Today marks the debut of “What should I do?” a regular feature of the Career Management blog in which we run career and workplace scenarios provided by TechRepublic members and open them up for comment.


The blog today concerns a scenario sent in by a TechRepublic member who is at a career crossroads and could use some advice.  Here’s his story:

“I was a State Employee for 15 years before they let me go. I was working as a full-time employee for one agency and took on a 6 month contract position with another. Since I was a state employee, I was not allowed to benefit financially from contractual work, so I took on this project ‘at cost’… more or less for the experience. Well, others didn’t care about ‘no profit… no gain’ and still felt this was a conflict of interest. It took a little over a year to appeal their decision. Meanwhile, I broke into the Consulting business full-time and am making more than I was as a state employee.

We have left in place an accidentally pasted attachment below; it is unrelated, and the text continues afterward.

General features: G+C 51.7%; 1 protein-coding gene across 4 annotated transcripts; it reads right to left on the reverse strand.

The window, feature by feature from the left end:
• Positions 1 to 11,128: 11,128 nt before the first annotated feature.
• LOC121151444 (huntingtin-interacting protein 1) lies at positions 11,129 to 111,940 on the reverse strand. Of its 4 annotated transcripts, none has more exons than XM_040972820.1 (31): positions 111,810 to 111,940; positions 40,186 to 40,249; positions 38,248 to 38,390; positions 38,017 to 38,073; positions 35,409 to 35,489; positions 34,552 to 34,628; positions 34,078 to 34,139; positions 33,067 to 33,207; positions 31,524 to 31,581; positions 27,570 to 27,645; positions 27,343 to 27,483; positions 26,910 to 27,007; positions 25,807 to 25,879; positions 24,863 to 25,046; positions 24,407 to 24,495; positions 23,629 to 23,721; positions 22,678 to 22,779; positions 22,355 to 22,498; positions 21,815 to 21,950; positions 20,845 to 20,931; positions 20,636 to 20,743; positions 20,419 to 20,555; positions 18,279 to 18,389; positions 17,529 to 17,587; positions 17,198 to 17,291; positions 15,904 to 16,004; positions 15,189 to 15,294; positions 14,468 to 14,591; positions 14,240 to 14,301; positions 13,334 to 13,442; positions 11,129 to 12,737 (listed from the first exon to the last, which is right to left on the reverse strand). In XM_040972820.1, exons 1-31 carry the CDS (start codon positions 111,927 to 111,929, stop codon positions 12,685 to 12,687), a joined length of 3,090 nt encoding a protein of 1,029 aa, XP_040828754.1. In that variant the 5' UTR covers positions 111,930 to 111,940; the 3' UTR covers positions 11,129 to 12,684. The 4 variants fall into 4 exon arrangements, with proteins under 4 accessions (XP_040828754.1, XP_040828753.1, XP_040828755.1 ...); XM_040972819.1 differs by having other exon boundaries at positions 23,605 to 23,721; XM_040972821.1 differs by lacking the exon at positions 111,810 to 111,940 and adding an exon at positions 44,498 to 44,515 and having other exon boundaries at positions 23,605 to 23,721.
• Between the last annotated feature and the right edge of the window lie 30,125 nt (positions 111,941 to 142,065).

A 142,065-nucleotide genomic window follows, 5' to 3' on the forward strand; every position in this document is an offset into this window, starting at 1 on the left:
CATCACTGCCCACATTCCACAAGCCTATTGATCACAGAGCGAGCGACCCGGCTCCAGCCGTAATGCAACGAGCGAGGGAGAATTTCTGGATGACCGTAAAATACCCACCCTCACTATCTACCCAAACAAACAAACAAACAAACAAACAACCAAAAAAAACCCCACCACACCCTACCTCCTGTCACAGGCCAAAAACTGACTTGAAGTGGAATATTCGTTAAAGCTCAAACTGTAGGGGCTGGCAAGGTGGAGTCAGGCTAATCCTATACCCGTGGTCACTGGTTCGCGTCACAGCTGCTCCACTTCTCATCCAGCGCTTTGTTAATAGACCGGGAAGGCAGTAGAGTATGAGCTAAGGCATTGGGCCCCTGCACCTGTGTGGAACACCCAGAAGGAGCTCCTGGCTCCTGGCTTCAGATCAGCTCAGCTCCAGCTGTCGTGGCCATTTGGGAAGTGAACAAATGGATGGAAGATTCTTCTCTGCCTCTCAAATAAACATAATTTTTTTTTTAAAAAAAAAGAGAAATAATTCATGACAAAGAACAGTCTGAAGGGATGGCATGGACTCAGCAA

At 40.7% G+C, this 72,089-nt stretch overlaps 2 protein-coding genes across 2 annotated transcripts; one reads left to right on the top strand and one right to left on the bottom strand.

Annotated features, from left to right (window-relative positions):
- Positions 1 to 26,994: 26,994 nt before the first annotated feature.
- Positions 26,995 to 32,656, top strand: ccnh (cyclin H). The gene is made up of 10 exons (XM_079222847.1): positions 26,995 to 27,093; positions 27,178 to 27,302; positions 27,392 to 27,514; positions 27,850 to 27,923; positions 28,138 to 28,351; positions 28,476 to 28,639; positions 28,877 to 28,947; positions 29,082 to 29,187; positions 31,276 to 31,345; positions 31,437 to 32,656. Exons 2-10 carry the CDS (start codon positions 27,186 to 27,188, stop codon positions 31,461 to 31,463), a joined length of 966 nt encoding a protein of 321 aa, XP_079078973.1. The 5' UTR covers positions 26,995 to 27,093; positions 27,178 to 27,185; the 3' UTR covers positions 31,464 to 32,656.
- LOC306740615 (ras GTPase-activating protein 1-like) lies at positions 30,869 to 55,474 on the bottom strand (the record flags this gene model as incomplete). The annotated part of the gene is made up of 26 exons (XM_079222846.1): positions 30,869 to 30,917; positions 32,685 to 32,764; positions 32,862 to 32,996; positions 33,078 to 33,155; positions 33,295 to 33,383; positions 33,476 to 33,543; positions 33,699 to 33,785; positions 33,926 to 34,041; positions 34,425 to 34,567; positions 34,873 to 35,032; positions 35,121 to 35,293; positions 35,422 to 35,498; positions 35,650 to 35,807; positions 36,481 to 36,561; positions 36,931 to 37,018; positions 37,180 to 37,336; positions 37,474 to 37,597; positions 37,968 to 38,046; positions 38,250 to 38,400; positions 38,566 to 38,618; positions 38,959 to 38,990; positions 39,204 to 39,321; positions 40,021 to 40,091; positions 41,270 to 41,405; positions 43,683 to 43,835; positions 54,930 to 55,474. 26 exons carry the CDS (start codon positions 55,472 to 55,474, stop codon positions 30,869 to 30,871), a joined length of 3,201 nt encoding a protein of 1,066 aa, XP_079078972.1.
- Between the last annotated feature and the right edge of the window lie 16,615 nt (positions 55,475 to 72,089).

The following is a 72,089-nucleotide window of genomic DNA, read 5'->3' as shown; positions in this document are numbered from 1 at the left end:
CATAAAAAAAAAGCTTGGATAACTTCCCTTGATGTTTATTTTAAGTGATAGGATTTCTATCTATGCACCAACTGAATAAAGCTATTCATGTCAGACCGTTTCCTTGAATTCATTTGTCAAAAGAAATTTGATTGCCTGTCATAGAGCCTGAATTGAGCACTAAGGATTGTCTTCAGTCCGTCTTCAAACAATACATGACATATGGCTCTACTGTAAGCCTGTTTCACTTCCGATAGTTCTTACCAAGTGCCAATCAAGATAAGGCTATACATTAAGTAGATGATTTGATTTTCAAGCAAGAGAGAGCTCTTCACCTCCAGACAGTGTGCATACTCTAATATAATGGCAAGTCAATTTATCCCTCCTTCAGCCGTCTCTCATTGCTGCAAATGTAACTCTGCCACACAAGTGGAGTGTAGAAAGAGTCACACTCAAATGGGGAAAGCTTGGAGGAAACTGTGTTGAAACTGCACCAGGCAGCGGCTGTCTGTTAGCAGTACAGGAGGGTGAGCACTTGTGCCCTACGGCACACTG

Now, 18 months later, the results of the appeal are in… The State board believes that I shouldn’t have taken on the side project… but feels the punishment was way too severe, especially with 15 years of exemplary service. They are allowing me to return to state employment in the same capacity as I left, but with no back pay.

Now my dilemma… I have a growing family. Do I go back as a state employee and take a cut in my current pay but enjoy health and retirement benefits that I do not have as a consultant, or do I take advantage of the significant amount of money that I am earning as a consultant and move on without worry about living from paycheck to paycheck?”

This is definitely a tough call, with several factors at play. One, he has “won” a hard-fought legal issue, and it would seem wasteful to then just turn around and say, “Never mind.” Two, the situation forced him to find greener pastures, and why should he give them up now? Three, with a growing family, it’s hard to resist the siren song of company-paid health benefits. So, what is your recommendation: stay or go?

Got a career scenario of your own? E-mail it to us here. We’ll post it anonymously, and see what kind of feedback your peers have to offer.